Here is how it works. First, the DCT algorithm runs on each macro-block and then detects the areas where the change in pixel intensity is very rapid. It then removes these data points from the image—reducing the size of the video.

Now that all the redundant information in the video has been removed, we can store the remaining bits of data. To do this, the video compression algorithm uses an encoding scheme such as Huffman encoding, which links all the data bits in a frame to the number of times they occur in the video and then connects them in a tree-like fashion. This encoded data is stored on a system, enabling it to render a video easily.

Different video codecs use different techniques to compress videos, but at a very basic level, they use the five fundamental methods defined above to reduce the size of videos.

Now that we understand how codecs work, we can determine which is the best out of AV1, HEVC, and VP9.

If you have a 4K video that is taking up a lot of space on your system and can't upload it to your favorite streaming platform, you might be looking for a video codec that offers the best compression ratio. However, you also need to consider that the quality it delivers decreases as you keep compressing the video. Therefore, while selecting a compression algorithm, it's essential to look at the quality it delivers at a particular bitrate, but what is the bitrate of a video?

Simply put, the bitrate of a video is defined as the number of bits the video needs to play for a second. For example, a 24-bit uncompressed 4K video running at 60 frames has a bitrate of 11.9 Gb/s. Therefore, if you stream an uncompressed 4K video on the internet, your Wi-Fi must deliver 11.9 gigabits of data every second—exhausting your monthly data quota in minutes.

Using a compression algorithm, on the contrary, reduces the bitrate down to a very small amount based on the bitrate of your choice without degrading the quality.

When it comes to compressibility/quality numbers, AV1 leads the pack and offers 28.1 percent better compression compared to H.265 and 27.3 percent saving compared to VP9 while delivering similar quality.

Therefore, if you are looking for the best compression without a degradation in quality, AV1 is the compression ratio for you. Due to the great compression-to-quality ratio of the AV1 codec, it is used by Google in its video-conferencing application Google Duo and by Netflix while transmitting video on a low bandwidth data connection.

As explained earlier, a video compression algorithm encodes a video once it's compressed. Now to play this video, your device needs to decode the same. Therefore, if your device does not have the hardware/software support to decompress a video, it won't be able to run it.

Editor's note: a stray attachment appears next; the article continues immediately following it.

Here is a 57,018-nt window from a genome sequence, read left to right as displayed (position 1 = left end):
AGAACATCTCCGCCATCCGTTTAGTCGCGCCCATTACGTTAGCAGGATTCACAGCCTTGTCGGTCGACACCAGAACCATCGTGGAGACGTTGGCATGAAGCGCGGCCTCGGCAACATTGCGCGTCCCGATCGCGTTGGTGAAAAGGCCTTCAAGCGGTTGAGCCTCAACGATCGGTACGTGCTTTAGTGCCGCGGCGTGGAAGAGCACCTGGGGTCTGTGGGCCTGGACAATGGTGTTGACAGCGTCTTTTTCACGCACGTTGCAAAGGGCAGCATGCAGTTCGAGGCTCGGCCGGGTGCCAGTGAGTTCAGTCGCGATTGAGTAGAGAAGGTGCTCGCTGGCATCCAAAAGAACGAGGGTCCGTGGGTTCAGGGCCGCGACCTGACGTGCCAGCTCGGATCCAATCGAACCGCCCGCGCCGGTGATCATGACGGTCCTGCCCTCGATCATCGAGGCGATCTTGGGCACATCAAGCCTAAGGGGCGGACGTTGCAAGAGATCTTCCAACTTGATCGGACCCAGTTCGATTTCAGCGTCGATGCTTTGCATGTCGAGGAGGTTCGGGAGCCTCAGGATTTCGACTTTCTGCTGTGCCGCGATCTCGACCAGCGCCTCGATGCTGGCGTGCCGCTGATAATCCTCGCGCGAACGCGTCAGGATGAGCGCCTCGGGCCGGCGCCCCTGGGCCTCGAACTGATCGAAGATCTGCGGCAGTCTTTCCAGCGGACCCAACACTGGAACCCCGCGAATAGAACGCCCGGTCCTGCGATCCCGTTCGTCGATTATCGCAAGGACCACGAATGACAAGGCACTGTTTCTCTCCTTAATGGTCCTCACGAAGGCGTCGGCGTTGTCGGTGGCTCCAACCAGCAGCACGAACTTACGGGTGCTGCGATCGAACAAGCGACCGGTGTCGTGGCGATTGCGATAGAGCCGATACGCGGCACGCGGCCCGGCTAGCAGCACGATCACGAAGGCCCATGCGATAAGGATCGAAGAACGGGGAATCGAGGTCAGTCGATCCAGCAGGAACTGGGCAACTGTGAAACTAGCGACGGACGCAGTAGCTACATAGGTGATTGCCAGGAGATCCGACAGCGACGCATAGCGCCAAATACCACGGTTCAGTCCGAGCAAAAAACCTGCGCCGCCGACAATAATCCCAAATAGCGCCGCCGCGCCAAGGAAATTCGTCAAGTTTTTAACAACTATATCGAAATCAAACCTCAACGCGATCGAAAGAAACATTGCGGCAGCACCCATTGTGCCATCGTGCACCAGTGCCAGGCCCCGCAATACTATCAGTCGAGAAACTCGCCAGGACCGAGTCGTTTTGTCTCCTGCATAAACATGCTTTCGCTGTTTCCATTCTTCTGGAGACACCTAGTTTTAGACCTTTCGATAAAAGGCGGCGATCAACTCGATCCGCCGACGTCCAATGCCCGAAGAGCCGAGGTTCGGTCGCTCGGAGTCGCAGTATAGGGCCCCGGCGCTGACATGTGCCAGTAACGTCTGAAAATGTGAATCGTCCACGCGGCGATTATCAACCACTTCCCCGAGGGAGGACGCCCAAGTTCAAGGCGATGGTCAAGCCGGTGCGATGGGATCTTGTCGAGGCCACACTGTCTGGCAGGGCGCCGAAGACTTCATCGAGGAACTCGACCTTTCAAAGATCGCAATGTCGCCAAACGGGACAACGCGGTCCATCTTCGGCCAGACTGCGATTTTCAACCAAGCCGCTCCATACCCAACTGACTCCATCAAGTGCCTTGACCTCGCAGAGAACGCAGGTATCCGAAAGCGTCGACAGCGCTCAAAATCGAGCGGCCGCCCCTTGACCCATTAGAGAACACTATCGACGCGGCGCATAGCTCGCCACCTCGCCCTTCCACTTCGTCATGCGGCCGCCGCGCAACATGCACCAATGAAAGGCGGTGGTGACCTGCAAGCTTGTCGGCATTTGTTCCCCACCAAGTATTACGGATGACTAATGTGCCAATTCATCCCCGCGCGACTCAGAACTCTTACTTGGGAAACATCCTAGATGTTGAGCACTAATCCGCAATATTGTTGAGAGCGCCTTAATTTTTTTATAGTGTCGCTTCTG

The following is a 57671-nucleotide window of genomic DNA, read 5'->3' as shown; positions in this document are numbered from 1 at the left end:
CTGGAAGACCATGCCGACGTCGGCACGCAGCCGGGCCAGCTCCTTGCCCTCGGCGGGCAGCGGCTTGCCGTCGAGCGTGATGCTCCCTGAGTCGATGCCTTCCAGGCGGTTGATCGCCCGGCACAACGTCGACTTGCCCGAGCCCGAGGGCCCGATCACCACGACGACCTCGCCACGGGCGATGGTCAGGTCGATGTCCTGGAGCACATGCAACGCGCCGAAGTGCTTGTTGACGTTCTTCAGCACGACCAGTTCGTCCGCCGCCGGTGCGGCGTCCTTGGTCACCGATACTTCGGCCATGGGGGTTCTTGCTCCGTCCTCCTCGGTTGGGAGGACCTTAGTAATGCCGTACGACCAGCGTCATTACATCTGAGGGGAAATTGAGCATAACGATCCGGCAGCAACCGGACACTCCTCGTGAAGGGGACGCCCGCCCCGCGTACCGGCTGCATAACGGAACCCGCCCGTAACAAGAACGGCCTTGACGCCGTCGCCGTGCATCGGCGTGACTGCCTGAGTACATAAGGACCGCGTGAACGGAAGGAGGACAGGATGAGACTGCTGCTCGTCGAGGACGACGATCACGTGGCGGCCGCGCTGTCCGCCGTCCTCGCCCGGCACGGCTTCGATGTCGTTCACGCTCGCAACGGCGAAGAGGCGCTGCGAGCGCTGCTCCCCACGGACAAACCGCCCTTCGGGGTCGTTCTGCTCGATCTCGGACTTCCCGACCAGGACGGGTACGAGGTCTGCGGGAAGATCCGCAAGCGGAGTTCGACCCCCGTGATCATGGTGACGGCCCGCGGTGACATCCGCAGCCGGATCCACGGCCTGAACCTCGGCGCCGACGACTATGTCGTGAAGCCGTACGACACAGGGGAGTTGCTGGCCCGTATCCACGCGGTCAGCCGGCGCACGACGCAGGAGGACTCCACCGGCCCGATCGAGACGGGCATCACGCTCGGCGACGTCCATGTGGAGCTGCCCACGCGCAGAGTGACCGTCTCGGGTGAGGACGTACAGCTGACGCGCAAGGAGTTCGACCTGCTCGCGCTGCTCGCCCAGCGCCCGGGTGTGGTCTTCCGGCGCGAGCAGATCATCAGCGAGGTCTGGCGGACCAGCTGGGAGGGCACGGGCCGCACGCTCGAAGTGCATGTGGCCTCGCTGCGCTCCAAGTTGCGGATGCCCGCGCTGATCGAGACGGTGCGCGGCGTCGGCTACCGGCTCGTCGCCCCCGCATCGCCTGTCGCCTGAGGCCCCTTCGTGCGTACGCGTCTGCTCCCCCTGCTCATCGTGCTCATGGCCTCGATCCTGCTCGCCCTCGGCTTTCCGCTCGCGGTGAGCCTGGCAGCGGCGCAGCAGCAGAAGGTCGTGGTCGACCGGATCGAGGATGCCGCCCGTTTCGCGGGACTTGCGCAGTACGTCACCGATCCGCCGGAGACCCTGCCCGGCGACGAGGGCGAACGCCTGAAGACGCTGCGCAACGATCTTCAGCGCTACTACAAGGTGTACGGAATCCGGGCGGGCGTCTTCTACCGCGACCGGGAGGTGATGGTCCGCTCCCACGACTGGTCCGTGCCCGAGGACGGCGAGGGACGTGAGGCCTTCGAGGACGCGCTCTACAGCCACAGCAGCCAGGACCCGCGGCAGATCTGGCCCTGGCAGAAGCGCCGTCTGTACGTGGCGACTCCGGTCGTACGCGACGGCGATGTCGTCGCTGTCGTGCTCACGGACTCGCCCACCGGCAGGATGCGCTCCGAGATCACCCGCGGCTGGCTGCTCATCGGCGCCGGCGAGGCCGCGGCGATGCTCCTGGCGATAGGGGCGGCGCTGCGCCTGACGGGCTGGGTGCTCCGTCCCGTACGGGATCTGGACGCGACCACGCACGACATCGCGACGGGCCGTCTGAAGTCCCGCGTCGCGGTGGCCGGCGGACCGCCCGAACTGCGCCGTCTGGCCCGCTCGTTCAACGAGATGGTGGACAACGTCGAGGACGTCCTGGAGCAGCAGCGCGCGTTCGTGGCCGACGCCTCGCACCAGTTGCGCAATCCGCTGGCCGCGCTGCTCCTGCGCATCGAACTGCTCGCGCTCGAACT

Hence, it's important to understand the compatibility aspect of a compression algorithm because what's the point of creating and compressing content that can't run on many devices?

So, if compatibility is something that you are looking for, then VP9 should be the codec for you as it is supported on over two billion endpoints and can run on every browser, smartphone, and smart TV.

The same can't be said about AV1 as it uses newer, more complex algorithms to reduce the file size of a video and can't be played on older devices. Regarding browser support, Safari cannot play AV1, but browsers like Firefox and Chrome can play AV1 videos without any issues.

In terms of hardware support, new SoCs and GPUs like the Snapdragon 8 Gen 2, Samsung Exynos 2200, MediaTek Dimensity 1000 5G, Google Tensor G2, Nvidia's RTX 4000-Series, and Intel Xe and Arc GPUs support accelerated hardware decoding for the AV1 codec. Therefore, if you own devices powered by these chipsets, you can enjoy streaming content compressed using the AV1 codecs without exhausting your CPUs/GPUs power.

When it comes to the H.265 codec, most popular browsers like Safari, Firefox, and Google Chrome can run videos encoded using the compression algorithm without any issues. That said, compared to AV1 and VP9, H.265 is not open source, and licenses need to be procured to use the H.265 codec. For this reason, apps like Microsoft's Movies & TV video player, which come with the operating system, cannot run videos encoded using H.265 by default. Instead, users must install additional add-ons from the Windows store to run such videos.

Video codecs reduce the size of a video substantially, but to reduce the size of a video, the uncompressed video needs to be processed using software, which takes time. Therefore, if you want to reduce the size of a video, you have to look at the time it takes to compress the video using a compression algorithm.

Regarding encoding efficiency, VP9 leads the pack, and encoding time for compressing videos is much lower than H.265 and AV1. AV1, on the other hand, is the slowest in encoding time and can take over three times more time to encode a video when compared to H.265.

When it comes to video codecs, finding the perfect codec is very subjective, as every codec offers different features.

If you are looking for the best video quality, go for AV1. On the other hand, if you are looking for the most compatible video codec, VP9 would be the best fit for you.

Finally, H.265 codec is a great fit if you need good quality and compression without encoding overheads.

Nischay is an Electronics and Communication engineering graduate with a knack for simplifying everyday technology. He has been making tech easy to understand since 2020, working with publications like Candid.Technology, Technobyte, Digibaum, and Inkxpert.In addition, Nischay loves automotive technology and has been working as an Engineer with Stellantis for the last two years. He has adept knowledge about the features that makes today's cars safer and easier to drive.